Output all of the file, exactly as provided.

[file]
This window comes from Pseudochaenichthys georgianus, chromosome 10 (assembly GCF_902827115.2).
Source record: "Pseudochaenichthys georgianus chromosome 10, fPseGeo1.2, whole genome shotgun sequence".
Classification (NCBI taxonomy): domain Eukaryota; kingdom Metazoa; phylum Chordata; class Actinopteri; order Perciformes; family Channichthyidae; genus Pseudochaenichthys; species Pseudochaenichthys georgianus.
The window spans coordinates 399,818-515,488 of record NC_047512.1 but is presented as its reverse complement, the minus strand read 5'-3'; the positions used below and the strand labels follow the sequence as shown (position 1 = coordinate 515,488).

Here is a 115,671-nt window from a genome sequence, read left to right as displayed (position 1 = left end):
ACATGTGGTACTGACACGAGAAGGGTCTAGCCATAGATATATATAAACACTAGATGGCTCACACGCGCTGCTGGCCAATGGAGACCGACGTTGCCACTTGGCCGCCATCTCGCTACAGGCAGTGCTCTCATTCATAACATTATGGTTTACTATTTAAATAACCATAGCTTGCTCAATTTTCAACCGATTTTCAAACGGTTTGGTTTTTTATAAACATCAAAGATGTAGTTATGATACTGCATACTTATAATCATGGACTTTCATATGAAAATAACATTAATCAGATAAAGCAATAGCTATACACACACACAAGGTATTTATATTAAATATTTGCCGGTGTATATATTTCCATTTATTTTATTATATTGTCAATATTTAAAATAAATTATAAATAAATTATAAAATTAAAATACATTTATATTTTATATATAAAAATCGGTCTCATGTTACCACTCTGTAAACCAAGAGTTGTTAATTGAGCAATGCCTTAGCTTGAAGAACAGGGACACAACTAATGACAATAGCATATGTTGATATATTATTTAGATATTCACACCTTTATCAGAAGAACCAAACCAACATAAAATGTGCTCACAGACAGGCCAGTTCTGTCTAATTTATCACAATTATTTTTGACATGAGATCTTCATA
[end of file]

This window comes from Pseudochaenichthys georgianus, chromosome 10 (assembly GCF_902827115.2).
Source record: "Pseudochaenichthys georgianus chromosome 10, fPseGeo1.2, whole genome shotgun sequence".
Classification (NCBI taxonomy): domain Eukaryota; kingdom Metazoa; phylum Chordata; class Actinopteri; order Perciformes; family Channichthyidae; genus Pseudochaenichthys; species Pseudochaenichthys georgianus.
The window spans coordinates 399,818-515,488 of record NC_047512.1 but is presented as its reverse complement, the minus strand read 5'-3'; the positions used below and the strand labels follow the sequence as shown (position 1 = coordinate 515,488).

Here is a 115,671-nt window from a genome sequence, read left to right as displayed (position 1 = left end):
ACATGTGGTACTGACACGAGAAGGGTCTAGCCATAGATATATATAAACACTAGATGGCTCACACGCGCTGCTGGCCAATGGAGACCGACGTTGCCACTTGGCCGCCATCTCGCTACAGGCAGTGCTCTCATTCATAACATTATGGTTTACTATTTAAATAACCATAGCTTGCTCAATTTTCAACCGATTTTCAAACGGTTTGGTTTTTTATAAACATCAAAGATGTAGTTATGATACTGCATACTTATAATCATGGACTTTCATATGAAAATAACATTAATCAGATAAAGCAATAGCTATACACACACACAAGGTATTTATATTAAATATTTGCCGGTGTATATATTTCCATTTATTTTATTATATTGTCAATATTTAAAATAAATTATAAATAAATTATAAAATTAAAATACATTTATATTTTATATATAAAAATCGGTCTCATGTTACCACTCTGTAAACCAAGAGTTGTTAATTGAGCAATGCCTTAGCTTGAAGAACAGGGACACAACTAATGACAATAGCATATGTTGATATATTATTTAGATATTCACACCTTTATCAGAAGAACCAAACCAACATAAAATGTGCTCACAGACAGGCCAGTTCTGTCTAATTTATCACAATTATTTTTGACATGAGATCTTCATA